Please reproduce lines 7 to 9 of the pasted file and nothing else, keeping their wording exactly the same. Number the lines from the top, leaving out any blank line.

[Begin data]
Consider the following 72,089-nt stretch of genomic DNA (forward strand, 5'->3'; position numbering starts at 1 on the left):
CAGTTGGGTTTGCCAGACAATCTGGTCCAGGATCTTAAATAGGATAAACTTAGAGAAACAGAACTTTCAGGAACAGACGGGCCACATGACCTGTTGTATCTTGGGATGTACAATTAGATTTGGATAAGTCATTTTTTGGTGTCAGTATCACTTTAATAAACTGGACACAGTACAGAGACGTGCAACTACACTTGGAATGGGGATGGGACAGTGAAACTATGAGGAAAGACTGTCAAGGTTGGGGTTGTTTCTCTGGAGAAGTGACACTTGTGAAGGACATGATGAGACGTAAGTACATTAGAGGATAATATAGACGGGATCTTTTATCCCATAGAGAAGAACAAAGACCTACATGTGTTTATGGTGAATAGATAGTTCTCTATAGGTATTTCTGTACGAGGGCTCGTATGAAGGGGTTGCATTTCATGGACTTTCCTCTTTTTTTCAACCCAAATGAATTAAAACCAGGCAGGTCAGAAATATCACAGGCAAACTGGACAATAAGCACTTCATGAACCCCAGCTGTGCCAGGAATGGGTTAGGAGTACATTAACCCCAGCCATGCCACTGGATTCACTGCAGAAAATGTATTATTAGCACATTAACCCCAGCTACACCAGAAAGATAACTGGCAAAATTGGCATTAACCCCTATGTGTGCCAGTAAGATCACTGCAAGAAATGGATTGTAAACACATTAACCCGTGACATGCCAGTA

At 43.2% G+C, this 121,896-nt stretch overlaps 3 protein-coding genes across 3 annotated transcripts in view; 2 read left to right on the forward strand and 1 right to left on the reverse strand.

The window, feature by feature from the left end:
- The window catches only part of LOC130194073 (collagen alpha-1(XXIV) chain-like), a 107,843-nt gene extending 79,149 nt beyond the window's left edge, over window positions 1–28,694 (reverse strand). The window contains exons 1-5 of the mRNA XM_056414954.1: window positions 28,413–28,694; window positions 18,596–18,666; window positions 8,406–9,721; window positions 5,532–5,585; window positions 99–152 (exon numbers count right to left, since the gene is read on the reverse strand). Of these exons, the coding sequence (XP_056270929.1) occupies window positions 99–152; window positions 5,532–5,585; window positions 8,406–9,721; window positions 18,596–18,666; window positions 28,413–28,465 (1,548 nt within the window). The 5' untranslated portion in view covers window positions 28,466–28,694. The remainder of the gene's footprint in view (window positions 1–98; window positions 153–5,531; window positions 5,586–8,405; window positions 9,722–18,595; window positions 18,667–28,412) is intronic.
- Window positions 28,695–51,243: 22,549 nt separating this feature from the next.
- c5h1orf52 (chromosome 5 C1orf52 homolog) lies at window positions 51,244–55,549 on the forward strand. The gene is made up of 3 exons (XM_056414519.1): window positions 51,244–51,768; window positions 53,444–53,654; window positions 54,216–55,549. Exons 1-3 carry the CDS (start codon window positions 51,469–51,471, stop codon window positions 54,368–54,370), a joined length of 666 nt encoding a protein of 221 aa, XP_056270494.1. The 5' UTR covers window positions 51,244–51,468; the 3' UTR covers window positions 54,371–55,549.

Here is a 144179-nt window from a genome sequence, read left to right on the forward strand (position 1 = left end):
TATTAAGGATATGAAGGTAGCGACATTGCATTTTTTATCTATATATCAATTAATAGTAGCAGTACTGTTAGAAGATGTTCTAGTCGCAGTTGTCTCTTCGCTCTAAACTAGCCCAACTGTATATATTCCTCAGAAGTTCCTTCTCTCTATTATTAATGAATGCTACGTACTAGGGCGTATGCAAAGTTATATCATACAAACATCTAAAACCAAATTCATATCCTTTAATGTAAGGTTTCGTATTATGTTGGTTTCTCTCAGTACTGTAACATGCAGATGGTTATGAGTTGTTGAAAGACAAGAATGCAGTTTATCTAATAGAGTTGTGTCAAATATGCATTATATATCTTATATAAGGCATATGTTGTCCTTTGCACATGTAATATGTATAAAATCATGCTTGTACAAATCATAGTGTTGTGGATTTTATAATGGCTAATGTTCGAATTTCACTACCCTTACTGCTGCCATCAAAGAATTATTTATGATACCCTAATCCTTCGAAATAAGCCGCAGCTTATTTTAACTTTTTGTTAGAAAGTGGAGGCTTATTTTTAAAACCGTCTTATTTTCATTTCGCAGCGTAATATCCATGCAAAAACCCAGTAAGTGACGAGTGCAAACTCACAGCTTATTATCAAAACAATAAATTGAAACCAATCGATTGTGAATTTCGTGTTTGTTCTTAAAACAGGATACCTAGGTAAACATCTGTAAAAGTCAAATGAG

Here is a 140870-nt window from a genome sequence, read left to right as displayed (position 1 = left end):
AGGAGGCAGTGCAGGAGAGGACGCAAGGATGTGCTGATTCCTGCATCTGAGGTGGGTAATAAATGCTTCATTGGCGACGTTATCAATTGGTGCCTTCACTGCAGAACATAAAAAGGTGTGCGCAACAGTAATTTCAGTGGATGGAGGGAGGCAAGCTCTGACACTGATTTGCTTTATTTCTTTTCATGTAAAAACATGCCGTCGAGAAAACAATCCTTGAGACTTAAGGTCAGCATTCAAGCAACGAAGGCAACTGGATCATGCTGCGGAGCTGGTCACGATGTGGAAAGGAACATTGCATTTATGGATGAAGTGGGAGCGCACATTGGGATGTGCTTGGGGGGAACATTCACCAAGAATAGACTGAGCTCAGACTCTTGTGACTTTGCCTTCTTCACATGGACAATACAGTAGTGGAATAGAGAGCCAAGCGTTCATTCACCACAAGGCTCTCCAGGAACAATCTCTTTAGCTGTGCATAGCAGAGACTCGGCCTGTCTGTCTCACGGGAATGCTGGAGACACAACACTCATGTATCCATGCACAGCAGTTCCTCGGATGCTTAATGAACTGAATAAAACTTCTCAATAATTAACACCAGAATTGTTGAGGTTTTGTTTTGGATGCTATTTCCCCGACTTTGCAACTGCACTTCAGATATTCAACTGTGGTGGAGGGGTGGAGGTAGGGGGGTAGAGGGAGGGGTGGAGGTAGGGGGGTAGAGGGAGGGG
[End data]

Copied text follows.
- c5h1orf52 (chromosome 5 C1orf52 homolog) lies at window positions 51,244–55,549 on the forward strand. The gene is made up of 3 exons (XM_056414519.1): window positions 51,244–51,768; window positions 53,444–53,654; window positions 54,216–55,549. Exons 1-3 carry the CDS (start codon window positions 51,469–51,471, stop codon window positions 54,368–54,370), a joined length of 666 nt encoding a protein of 221 aa, XP_056270494.1. The 5' UTR covers window positions 51,244–51,468; the 3' UTR covers window positions 54,371–55,549.

Here is a 144179-nt window from a genome sequence, read left to right on the forward strand (position 1 = left end):
TATTAAGGATATGAAGGTAGCGACATTGCATTTTTTATCTATATATCAATTAATAGTAGCAGTACTGTTAGAAGATGTTCTAGTCGCAGTTGTCTCTTCGCTCTAAACTAGCCCAACTGTATATATTCCTCAGAAGTTCCTTCTCTCTATTATTAATGAATGCTACGTACTAGGGCGTATGCAAAGTTATATCATACAAACATCTAAAACCAAATTCATATCCTTTAATGTAAGGTTTCGTATTATGTTGGTTTCTCTCAGTACTGTAACATGCAGATGGTTATGAGTTGTTGAAAGACAAGAATGCAGTTTATCTAATAGAGTTGTGTCAAATATGCATTATATATCTTATATAAGGCATATGTTGTCCTTTGCACATGTAATATGTATAAAATCATGCTTGTACAAATCATAGTGTTGTGGATTTTATAATGGCTAATGTTCGAATTTCACTACCCTTACTGCTGCCATCAAAGAATTATTTATGATACCCTAATCCTTCGAAATAAGCCGCAGCTTATTTTAACTTTTTGTTAGAAAGTGGAGGCTTATTTTTAAAACCGTCTTATTTTCATTTCGCAGCGTAATATCCATGCAAAAACCCAGTAAGTGACGAGTGCAAACTCACAGCTTATTATCAAAACAATAAATTGAAACCAATCGATTGTGAATTTCGTGTTTGTTCTTAAAACAGGATACCTAGGTAAACATCTGTAAAAGTCAAATGAG